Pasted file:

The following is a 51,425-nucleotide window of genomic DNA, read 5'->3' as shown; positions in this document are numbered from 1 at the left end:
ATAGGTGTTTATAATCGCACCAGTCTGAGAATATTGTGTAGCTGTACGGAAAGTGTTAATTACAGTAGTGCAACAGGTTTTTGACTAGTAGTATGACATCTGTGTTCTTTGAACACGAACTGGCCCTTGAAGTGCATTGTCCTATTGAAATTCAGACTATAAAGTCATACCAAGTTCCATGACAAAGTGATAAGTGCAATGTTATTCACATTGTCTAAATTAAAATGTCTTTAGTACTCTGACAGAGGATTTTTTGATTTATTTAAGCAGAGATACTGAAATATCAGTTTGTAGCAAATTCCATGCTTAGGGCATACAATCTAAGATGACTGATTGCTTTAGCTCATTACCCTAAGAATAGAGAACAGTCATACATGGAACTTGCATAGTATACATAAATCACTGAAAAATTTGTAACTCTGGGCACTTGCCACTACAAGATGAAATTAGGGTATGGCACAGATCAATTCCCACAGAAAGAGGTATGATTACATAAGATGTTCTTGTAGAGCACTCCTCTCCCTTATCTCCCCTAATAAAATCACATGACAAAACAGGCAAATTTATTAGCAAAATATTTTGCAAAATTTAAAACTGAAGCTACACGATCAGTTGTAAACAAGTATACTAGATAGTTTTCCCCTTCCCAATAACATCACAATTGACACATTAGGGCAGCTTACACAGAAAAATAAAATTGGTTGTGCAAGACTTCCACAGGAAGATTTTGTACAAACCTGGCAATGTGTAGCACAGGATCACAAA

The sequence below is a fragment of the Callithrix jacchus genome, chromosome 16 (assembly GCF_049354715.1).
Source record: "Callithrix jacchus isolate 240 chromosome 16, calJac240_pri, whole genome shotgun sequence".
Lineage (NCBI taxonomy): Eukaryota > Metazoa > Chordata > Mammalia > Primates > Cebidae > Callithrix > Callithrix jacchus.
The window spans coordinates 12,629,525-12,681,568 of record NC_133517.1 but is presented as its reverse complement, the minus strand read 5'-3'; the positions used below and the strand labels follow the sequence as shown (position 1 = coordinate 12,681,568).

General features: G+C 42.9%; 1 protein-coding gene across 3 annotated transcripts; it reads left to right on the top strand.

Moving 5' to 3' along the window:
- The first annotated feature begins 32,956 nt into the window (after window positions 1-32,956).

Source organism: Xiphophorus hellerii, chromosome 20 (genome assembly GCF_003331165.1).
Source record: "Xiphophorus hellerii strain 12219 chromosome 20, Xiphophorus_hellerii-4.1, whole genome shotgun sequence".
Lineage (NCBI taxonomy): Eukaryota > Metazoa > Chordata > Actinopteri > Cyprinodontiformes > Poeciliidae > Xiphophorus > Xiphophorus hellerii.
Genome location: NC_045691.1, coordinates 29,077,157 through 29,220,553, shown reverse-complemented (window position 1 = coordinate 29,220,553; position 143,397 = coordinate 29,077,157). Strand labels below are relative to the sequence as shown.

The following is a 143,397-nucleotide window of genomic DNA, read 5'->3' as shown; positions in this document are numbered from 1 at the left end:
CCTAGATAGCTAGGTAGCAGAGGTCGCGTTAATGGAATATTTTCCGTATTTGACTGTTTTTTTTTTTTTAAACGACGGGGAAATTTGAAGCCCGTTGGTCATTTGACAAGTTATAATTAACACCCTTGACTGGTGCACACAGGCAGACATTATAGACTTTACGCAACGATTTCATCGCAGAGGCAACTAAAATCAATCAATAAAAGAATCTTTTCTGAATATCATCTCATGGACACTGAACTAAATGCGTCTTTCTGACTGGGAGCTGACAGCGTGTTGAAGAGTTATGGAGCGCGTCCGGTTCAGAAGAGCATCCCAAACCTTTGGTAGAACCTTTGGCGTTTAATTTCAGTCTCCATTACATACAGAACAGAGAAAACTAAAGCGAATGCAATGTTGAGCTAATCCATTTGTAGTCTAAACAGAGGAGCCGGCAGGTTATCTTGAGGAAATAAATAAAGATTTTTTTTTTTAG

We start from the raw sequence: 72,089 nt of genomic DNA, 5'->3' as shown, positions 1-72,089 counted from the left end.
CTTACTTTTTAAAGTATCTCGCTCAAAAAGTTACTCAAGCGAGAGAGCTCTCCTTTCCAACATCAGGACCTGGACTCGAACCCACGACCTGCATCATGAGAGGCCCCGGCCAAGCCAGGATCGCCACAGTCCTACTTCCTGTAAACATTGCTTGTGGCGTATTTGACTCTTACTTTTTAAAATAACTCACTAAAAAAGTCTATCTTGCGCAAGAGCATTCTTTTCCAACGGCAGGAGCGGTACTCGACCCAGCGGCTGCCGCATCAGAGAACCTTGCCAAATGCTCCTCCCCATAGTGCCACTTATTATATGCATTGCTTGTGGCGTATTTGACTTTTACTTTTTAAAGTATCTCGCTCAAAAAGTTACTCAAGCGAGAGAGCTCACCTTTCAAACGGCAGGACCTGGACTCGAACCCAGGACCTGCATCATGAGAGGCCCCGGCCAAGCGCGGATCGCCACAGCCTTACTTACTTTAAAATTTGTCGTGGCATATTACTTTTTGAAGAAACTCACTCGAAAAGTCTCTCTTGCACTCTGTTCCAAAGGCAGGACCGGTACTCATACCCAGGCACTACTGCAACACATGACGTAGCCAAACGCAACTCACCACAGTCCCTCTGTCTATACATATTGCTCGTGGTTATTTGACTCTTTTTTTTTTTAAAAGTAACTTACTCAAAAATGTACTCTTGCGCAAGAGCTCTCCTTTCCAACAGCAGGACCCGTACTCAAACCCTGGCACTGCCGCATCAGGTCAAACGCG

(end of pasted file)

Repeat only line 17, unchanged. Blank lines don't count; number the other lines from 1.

CTTACTTTTTAAAGTATCTCGCTCAAAAAGTTACTCAAGCGAGAGAGCTCTCCTTTCCAACATCAGGACCTGGACTCGAACCCACGACCTGCATCATGAGAGGCCCCGGCCAAGCCAGGATCGCCACAGTCCTACTTCCTGTAAACATTGCTTGTGGCGTATTTGACTCTTACTTTTTAAAATAACTCACTAAAAAAGTCTATCTTGCGCAAGAGCATTCTTTTCCAACGGCAGGAGCGGTACTCGACCCAGCGGCTGCCGCATCAGAGAACCTTGCCAAATGCTCCTCCCCATAGTGCCACTTATTATATGCATTGCTTGTGGCGTATTTGACTTTTACTTTTTAAAGTATCTCGCTCAAAAAGTTACTCAAGCGAGAGAGCTCACCTTTCAAACGGCAGGACCTGGACTCGAACCCAGGACCTGCATCATGAGAGGCCCCGGCCAAGCGCGGATCGCCACAGCCTTACTTACTTTAAAATTTGTCGTGGCATATTACTTTTTGAAGAAACTCACTCGAAAAGTCTCTCTTGCACTCTGTTCCAAAGGCAGGACCGGTACTCATACCCAGGCACTACTGCAACACATGACGTAGCCAAACGCAACTCACCACAGTCCCTCTGTCTATACATATTGCTCGTGGTTATTTGACTCTTTTTTTTTTTAAAAGTAACTTACTCAAAAATGTACTCTTGCGCAAGAGCTCTCCTTTCCAACAGCAGGACCCGTACTCAAACCCTGGCACTGCCGCATCAGGTCAAACGCG